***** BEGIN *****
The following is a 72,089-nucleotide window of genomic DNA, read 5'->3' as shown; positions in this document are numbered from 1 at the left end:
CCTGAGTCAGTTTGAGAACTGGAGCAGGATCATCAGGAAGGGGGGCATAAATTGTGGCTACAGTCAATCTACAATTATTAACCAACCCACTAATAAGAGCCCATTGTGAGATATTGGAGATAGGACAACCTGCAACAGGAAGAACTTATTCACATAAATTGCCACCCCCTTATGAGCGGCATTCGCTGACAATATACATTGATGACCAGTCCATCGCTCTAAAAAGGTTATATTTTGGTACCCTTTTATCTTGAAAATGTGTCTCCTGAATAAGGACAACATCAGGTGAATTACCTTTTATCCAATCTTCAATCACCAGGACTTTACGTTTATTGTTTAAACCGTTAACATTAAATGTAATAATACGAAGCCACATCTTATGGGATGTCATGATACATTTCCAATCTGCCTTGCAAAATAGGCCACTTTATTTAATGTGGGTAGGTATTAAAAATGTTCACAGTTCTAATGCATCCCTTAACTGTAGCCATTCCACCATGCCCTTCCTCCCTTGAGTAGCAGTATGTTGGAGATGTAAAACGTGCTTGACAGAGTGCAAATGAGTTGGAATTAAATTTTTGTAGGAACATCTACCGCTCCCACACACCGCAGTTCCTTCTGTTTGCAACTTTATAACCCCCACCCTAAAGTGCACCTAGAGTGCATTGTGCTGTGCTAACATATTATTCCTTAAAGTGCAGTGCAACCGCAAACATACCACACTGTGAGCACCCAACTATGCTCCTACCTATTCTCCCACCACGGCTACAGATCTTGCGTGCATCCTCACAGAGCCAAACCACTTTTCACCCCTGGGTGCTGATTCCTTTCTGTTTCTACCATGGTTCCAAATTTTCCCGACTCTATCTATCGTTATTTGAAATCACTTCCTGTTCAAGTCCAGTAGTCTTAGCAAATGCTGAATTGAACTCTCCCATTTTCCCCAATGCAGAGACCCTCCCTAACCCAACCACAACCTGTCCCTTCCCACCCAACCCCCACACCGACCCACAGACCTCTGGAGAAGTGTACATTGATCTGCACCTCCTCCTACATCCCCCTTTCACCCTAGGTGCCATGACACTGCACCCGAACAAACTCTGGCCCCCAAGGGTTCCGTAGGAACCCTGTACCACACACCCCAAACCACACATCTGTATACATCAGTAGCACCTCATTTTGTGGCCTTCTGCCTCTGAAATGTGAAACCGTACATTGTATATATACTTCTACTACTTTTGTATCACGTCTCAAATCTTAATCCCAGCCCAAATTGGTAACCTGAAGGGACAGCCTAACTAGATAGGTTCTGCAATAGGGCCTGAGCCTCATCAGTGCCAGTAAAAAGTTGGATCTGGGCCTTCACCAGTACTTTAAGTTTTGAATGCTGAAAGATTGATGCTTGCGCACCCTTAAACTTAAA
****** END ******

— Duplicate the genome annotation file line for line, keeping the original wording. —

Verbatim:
The following is a 72,089-nucleotide window of genomic DNA, read 5'->3' as shown; positions in this document are numbered from 1 at the left end:
CCTGAGTCAGTTTGAGAACTGGAGCAGGATCATCAGGAAGGGGGGCATAAATTGTGGCTACAGTCAATCTACAATTATTAACCAACCCACTAATAAGAGCCCATTGTGAGATATTGGAGATAGGACAACCTGCAACAGGAAGAACTTATTCACATAAATTGCCACCCCCTTATGAGCGGCATTCGCTGACAATATACATTGATGACCAGTCCATCGCTCTAAAAAGGTTATATTTTGGTACCCTTTTATCTTGAAAATGTGTCTCCTGAATAAGGACAACATCAGGTGAATTACCTTTTATCCAATCTTCAATCACCAGGACTTTACGTTTATTGTTTAAACCGTTAACATTAAATGTAATAATACGAAGCCACATCTTATGGGATGTCATGATACATTTCCAATCTGCCTTGCAAAATAGGCCACTTTATTTAATGTGGGTAGGTATTAAAAATGTTCACAGTTCTAATGCATCCCTTAACTGTAGCCATTCCACCATGCCCTTCCTCCCTTGAGTAGCAGTATGTTGGAGATGTAAAACGTGCTTGACAGAGTGCAAATGAGTTGGAATTAAATTTTTGTAGGAACATCTACCGCTCCCACACACCGCAGTTCCTTCTGTTTGCAACTTTATAACCCCCACCCTAAAGTGCACCTAGAGTGCATTGTGCTGTGCTAACATATTATTCCTTAAAGTGCAGTGCAACCGCAAACATACCACACTGTGAGCACCCAACTATGCTCCTACCTATTCTCCCACCACGGCTACAGATCTTGCGTGCATCCTCACAGAGCCAAACCACTTTTCACCCCTGGGTGCTGATTCCTTTCTGTTTCTACCATGGTTCCAAATTTTCCCGACTCTATCTATCGTTATTTGAAATCACTTCCTGTTCAAGTCCAGTAGTCTTAGCAAATGCTGAATTGAACTCTCCCATTTTCCCCAATGCAGAGACCCTCCCTAACCCAACCACAACCTGTCCCTTCCCACCCAACCCCCACACCGACCCACAGACCTCTGGAGAAGTGTACATTGATCTGCACCTCCTCCTACATCCCCCTTTCACCCTAGGTGCCATGACACTGCACCCGAACAAACTCTGGCCCCCAAGGGTTCCGTAGGAACCCTGTACCACACACCCCAAACCACACATCTGTATACATCAGTAGCACCTCATTTTGTGGCCTTCTGCCTCTGAAATGTGAAACCGTACATTGTATATATACTTCTACTACTTTTGTATCACGTCTCAAATCTTAATCCCAGCCCAAATTGGTAACCTGAAGGGACAGCCTAACTAGATAGGTTCTGCAATAGGGCCTGAGCCTCATCAGTGCCAGTAAAAAGTTGGATCTGGGCCTTCACCAGTACTTTAAGTTTTGAATGCTGAAAGATTGATGCTTGCGCACCCTTAAACTTAAA